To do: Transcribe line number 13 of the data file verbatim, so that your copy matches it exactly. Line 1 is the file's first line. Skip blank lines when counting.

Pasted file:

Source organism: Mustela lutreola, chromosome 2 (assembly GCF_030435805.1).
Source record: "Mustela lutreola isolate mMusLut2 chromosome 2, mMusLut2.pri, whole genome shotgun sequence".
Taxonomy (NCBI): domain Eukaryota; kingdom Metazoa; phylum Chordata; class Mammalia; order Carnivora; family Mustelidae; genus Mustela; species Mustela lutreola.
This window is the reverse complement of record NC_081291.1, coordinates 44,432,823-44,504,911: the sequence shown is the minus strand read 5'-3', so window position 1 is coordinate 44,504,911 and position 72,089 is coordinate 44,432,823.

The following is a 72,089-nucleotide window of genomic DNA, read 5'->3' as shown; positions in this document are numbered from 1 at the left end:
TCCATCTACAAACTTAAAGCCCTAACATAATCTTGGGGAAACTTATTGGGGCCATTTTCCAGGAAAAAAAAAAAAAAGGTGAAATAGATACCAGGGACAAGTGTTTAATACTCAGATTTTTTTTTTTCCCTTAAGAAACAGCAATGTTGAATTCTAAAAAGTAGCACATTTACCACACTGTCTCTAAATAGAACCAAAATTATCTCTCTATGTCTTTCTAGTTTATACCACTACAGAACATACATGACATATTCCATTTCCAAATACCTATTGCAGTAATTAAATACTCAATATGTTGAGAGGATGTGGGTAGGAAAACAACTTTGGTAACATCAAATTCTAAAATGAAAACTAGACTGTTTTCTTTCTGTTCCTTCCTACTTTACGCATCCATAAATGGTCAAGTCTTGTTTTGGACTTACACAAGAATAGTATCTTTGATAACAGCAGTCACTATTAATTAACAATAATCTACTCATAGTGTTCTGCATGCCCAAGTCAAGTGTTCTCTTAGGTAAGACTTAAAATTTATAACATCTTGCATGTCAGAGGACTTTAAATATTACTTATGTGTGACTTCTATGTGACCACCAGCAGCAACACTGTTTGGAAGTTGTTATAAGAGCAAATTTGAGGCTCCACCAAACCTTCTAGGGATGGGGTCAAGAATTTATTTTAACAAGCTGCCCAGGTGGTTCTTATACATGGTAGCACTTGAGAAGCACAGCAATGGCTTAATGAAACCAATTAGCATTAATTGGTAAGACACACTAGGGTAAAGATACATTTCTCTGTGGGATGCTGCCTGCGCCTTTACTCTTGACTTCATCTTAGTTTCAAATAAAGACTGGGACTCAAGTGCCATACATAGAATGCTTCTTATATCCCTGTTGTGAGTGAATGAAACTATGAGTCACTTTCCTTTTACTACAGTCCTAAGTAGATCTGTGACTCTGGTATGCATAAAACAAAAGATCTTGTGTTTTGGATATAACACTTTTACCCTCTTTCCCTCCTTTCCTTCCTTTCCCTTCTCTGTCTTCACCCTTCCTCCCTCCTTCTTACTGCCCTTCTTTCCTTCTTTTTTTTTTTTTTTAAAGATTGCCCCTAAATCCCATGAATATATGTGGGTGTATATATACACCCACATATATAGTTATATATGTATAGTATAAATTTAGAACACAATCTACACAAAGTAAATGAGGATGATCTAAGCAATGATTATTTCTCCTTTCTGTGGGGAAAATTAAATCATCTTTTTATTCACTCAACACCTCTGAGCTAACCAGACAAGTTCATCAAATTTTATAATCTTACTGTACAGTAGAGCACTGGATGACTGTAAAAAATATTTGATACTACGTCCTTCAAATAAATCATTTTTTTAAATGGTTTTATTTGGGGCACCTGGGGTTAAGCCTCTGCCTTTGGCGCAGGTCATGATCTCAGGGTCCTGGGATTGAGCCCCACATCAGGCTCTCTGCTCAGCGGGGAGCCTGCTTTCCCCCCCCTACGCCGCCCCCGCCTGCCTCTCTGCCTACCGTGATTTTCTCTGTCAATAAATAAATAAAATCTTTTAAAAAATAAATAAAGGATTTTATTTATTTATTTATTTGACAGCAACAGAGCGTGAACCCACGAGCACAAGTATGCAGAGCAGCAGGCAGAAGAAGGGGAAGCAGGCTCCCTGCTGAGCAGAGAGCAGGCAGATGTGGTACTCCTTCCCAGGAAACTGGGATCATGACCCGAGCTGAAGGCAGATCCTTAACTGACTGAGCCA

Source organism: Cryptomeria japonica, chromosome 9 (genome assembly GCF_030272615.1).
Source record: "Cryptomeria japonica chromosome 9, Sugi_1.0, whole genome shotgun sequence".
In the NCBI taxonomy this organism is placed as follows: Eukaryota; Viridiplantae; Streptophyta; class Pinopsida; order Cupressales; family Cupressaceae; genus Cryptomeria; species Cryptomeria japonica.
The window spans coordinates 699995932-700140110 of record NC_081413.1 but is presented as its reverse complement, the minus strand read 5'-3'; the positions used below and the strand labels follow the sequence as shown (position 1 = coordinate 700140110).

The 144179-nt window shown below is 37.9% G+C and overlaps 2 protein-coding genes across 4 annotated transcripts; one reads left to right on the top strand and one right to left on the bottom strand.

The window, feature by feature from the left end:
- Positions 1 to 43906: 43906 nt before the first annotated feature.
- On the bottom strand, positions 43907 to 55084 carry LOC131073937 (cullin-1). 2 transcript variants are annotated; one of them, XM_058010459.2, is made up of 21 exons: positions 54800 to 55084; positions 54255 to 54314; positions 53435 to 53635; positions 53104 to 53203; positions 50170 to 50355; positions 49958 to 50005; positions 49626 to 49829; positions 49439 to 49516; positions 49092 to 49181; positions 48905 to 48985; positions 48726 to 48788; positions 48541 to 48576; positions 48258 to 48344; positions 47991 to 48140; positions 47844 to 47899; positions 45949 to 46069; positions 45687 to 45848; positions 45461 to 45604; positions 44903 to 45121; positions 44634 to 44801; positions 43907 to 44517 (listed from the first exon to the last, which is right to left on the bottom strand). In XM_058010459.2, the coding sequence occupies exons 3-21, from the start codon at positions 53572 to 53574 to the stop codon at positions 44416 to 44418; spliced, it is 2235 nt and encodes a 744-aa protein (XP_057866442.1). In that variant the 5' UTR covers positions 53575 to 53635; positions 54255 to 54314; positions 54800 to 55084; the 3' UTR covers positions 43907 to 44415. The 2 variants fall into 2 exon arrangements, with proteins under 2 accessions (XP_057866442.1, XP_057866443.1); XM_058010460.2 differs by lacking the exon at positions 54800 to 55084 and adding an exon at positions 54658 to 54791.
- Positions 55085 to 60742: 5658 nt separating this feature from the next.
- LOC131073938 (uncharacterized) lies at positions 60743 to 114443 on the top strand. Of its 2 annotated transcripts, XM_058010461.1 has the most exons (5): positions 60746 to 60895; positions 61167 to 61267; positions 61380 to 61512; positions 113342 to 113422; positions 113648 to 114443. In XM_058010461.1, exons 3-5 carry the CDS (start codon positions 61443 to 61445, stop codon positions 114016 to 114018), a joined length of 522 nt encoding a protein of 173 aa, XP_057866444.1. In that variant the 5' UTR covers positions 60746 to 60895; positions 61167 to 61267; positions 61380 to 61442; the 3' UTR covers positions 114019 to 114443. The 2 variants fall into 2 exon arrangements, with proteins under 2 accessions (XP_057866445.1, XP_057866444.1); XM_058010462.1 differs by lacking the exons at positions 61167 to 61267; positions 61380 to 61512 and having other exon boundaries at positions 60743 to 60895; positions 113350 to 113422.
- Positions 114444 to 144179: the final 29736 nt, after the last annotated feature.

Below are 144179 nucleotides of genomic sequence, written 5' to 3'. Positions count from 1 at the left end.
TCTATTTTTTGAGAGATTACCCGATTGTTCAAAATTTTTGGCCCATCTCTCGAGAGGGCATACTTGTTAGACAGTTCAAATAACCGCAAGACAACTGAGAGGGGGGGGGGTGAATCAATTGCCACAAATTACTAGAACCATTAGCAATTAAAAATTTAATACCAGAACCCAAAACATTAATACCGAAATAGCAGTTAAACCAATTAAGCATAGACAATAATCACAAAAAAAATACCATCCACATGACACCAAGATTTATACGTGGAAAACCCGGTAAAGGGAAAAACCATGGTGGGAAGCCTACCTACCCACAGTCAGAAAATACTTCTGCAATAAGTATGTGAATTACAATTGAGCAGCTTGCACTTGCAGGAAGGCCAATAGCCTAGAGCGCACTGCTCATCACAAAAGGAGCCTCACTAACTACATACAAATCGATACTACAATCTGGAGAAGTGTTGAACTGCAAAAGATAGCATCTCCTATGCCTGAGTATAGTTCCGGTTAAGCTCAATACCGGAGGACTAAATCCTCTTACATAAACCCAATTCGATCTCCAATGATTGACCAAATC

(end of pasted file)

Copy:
- Positions 1 to 43906: 43906 nt before the first annotated feature.